For those dealing with big traumas, therapy can be a lifesaver. For more manageable traumatic experiences, the internet may be your best friend. Simply search “developing emotional health” in any search engine and you’ll come up with a treasure trove. I particularly enjoyed this article. It seems to cover all the bases from how we treat our bodies to how we engage with others.

And of course you have to do the work, not just read about it!

Self-discipline:

Remember when we defined integrity as “doing the right thing even when no one is looking?” Most of us use social pressure to encourage us to do things we don’t want to do. But integrity is having none of that. It requires willpower on our part to follow through.

Self-discipline is gained over time, so feel free to start small. Track a single activity – say, running – and engage in that activity for 5 minutes. Continue doing 5 minutes until it’s a habit, and then increase it to 10 minutes. And so on and so forth.

Once you’ve gained some traction, one of the best ways to develop self-discipline on a larger scale is giving yourself no other option. My mentor Eben Pagan calls it “throwing your hat over the fence.” You’re all-in and totally accountable to your endgame. Another way of phrasing it is ‘forced accountability’.

I knew someone who wrote a $100 check to a white supremacist group, handed it to a trusted friend and said, “If I don’t have my project done by this time, mail it.”

Now, that’s a scary thing. If your friend is a true accountability partner and you don’t get your project in on time you’ve just funded something you might find truly reprehensible. (A slightly less controversial and/or terrifying check to write might be your opposing political party.)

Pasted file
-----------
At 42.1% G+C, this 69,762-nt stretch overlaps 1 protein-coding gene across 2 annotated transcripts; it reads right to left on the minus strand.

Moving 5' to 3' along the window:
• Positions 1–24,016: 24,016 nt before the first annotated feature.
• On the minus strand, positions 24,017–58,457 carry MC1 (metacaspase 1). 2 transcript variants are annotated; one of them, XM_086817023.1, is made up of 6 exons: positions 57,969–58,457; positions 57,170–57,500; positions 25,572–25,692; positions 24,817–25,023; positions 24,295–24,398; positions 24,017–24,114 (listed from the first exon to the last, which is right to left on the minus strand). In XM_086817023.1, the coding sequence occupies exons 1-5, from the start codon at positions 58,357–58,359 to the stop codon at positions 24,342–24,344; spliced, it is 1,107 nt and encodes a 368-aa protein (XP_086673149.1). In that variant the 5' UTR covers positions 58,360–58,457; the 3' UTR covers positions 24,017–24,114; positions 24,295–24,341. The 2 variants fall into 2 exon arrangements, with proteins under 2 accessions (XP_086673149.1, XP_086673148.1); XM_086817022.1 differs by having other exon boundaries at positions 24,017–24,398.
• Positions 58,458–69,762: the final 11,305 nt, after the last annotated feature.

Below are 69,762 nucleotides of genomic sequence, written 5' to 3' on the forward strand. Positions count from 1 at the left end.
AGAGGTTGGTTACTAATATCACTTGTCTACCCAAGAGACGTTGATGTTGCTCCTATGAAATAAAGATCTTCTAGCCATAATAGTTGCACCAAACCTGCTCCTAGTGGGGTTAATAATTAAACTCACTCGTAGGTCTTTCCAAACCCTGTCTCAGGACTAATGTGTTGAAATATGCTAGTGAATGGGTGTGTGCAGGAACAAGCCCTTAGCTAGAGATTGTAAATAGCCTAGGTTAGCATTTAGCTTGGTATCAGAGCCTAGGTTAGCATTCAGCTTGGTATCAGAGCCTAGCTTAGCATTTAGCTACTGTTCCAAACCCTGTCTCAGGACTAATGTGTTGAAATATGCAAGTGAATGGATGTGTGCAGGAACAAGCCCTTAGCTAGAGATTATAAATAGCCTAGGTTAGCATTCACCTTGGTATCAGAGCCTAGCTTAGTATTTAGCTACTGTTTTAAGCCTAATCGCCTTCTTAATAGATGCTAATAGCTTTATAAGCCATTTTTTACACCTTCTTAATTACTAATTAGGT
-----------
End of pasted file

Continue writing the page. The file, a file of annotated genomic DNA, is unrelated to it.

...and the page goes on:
Starting small and then scaling up by throwing your hat over the fence are two strategies among many for developing self-discipline.

FINAL THOUGHT

Integrity is the core component in becoming the change you want to see in the world. It’s emotionally, psychologically and physically healthy. It makes you a generally happier person, increases your odds of living longer and helps you rest at night.

It takes courage, and that’s something we need to see more of in the world.

As Jerry Garcia said, “If we had any nerve at all, if we had any real balls as a society, or whatever you need, whatever quality you need, real character, we would make an effort to really address the wrongs in this society, righteously.”

Build integrity. Have balls. Make an effort to address the wrongs. Righteously.
-A-

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Showing 3 comments
  • Meg
    Reply

    I would love if it y’all would do a podcast about how “integrity” is viewed by each type. For example, I’ve read in many descriptions of the ENFJ type that they often sacrifice honesty in exchange for making people feel good in the moment. (i.e. I’m going to tell my friend what I know they want to hear, rather than the truth that might hurt their feelings.) So, for a personality like that, what does integrity look like? Is it something separate/different from honesty?

  • Cherie
    Reply

    Integrity is a nonnegotiable need for me. Every time I have done something out of integrity that was “big” enough to be uncomfortable when I made the choice, it has come back to bite me in the ass. Seriously, no need to wait for the afterlife. We can suffer the consequences in this one. Great article.

  • Dana
    Reply

    Thanks for this! I like to believe that I have “some” integrity. Doing a few “shady” things in my past made me realize that I didn’t actually possess the integrity I wanted to have. Honestly, though, I think Western Society as we know it would collapse if we all developed a high degree of integrity. As an INFP, I would be very happy if it did and we started again with integrity being the rule instead of the exception.